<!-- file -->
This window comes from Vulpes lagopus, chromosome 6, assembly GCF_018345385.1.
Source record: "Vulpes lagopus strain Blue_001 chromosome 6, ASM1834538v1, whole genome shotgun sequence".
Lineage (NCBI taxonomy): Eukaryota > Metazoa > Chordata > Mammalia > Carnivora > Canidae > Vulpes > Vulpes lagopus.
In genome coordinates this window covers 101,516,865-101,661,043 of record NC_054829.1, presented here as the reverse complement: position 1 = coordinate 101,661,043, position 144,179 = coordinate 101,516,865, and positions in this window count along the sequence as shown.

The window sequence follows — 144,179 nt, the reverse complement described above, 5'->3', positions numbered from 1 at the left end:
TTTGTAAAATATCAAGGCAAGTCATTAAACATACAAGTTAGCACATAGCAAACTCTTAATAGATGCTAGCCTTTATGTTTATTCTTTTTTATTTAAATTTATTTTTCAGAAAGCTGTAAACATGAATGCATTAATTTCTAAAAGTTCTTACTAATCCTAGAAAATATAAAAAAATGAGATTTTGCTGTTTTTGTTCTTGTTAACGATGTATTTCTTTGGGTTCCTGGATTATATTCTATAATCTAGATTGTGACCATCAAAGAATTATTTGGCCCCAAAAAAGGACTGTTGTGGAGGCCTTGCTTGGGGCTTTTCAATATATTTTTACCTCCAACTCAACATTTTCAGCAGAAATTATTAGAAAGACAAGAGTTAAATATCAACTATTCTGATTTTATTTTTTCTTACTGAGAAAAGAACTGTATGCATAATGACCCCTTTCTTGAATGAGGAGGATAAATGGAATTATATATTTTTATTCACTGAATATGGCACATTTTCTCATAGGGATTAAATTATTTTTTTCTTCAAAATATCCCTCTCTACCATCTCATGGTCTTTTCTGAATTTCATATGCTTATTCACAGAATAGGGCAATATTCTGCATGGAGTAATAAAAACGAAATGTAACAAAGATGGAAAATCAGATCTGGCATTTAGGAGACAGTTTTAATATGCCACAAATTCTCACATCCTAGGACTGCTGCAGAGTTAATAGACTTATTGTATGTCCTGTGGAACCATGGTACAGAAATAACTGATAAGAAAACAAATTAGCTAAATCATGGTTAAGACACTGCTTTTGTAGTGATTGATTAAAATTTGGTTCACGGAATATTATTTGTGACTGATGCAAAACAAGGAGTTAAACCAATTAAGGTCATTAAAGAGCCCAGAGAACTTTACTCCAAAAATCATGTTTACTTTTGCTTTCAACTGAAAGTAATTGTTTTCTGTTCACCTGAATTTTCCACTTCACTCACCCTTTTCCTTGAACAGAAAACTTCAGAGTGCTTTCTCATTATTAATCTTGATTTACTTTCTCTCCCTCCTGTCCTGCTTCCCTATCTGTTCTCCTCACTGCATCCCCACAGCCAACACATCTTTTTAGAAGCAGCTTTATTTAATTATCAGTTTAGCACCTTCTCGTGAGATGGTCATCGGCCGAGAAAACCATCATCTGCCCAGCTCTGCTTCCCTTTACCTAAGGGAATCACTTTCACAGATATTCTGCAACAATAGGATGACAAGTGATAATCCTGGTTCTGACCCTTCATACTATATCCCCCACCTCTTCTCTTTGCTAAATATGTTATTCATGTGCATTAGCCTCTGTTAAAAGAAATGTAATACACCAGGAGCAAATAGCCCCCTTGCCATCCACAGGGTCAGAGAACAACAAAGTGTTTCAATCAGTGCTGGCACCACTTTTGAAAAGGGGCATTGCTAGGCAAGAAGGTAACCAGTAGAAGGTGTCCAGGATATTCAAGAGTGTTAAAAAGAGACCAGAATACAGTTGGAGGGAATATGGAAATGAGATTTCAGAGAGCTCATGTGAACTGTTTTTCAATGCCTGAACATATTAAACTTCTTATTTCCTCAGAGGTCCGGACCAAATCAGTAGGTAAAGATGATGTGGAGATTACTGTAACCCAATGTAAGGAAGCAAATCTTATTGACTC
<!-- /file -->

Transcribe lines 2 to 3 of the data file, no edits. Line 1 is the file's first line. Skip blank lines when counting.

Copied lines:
Source record: "Vulpes lagopus strain Blue_001 chromosome 6, ASM1834538v1, whole genome shotgun sequence".
Lineage (NCBI taxonomy): Eukaryota > Metazoa > Chordata > Mammalia > Carnivora > Canidae > Vulpes > Vulpes lagopus.